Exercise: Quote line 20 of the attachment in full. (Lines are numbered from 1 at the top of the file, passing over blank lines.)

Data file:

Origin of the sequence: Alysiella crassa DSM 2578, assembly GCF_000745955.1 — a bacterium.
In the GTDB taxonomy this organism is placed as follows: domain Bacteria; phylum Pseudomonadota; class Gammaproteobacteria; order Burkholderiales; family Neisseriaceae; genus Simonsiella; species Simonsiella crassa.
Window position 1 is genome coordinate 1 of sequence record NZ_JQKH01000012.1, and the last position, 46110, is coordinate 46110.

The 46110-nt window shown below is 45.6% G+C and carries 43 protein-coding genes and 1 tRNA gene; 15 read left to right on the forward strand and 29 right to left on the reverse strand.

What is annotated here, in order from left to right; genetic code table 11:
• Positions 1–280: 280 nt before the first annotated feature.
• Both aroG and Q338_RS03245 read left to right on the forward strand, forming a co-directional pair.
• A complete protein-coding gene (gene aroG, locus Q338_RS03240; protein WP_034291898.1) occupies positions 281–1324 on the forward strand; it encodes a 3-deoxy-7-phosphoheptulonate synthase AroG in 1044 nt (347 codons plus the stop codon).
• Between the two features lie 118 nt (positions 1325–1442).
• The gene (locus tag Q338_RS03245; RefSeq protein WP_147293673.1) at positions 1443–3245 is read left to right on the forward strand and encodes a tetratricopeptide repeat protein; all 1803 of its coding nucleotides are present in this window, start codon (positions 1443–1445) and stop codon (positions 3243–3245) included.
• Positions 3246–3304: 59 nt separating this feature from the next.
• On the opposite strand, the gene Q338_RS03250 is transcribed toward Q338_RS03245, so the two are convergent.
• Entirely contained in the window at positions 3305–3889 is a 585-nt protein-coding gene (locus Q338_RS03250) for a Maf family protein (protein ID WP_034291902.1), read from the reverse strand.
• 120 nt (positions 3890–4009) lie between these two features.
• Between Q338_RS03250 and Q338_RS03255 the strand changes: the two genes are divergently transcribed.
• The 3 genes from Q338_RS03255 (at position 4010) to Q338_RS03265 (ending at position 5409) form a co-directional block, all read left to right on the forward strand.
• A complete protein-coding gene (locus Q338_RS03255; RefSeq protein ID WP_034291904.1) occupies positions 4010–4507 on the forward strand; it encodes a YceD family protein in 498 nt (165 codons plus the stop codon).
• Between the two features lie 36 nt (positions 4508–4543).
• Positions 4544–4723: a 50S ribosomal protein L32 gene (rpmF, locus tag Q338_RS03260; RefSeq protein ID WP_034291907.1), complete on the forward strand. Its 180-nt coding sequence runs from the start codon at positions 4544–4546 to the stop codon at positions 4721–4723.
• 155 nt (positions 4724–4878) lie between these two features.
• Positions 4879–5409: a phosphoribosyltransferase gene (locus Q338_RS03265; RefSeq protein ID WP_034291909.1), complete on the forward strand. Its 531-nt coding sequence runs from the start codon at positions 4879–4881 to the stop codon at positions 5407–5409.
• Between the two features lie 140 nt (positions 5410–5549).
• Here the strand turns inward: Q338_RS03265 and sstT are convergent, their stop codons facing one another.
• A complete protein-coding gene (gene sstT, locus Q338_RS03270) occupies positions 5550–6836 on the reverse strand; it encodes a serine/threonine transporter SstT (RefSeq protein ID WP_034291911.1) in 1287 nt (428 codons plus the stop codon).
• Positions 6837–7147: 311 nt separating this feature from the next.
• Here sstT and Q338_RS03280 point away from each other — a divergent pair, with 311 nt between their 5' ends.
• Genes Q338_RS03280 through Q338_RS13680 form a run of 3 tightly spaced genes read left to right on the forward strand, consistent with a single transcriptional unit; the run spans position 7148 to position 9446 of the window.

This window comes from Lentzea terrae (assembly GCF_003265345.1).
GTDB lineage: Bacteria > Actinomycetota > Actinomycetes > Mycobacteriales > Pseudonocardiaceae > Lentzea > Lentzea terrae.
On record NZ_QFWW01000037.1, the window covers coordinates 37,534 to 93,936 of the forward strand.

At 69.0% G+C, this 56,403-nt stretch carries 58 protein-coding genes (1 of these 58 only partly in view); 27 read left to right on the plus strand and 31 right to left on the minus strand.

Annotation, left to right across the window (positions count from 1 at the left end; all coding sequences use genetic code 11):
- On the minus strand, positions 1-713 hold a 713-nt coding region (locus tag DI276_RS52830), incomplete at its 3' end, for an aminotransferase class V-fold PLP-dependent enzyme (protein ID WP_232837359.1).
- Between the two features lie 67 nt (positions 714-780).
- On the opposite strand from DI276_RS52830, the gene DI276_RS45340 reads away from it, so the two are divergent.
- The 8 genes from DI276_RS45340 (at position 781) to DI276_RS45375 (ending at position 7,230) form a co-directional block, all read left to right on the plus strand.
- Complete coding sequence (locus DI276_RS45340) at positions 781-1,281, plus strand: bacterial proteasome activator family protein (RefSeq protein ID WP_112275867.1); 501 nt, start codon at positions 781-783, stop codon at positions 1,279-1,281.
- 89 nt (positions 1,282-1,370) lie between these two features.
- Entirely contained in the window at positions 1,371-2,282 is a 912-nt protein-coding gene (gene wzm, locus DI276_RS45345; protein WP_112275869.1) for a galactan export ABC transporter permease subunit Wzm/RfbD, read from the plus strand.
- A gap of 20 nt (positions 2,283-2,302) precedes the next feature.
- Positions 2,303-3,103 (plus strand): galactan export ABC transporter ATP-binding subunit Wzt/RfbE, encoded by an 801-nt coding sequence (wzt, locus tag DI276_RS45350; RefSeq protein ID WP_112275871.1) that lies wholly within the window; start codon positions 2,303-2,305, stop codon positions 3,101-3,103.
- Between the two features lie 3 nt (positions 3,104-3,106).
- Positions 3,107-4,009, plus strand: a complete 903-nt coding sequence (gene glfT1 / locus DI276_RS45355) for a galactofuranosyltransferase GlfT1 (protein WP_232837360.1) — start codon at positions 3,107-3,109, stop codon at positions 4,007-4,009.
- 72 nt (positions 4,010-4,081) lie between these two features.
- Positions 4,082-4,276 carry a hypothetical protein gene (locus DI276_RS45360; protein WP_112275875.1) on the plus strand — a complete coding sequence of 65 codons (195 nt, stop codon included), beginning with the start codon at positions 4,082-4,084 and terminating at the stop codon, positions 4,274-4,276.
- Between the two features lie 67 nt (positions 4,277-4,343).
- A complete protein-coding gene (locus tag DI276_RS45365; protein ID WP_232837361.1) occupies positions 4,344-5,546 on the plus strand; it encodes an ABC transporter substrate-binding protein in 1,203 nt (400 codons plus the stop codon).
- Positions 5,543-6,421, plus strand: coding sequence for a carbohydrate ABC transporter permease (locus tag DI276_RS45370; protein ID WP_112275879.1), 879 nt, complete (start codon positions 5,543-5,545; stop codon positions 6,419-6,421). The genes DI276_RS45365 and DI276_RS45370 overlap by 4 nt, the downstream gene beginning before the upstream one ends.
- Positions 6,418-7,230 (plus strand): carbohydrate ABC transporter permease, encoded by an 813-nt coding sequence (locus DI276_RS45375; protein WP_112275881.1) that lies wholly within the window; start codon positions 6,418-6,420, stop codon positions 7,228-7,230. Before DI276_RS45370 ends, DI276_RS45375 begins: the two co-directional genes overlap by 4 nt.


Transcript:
• 155 nt (positions 4724–4878) lie between these two features.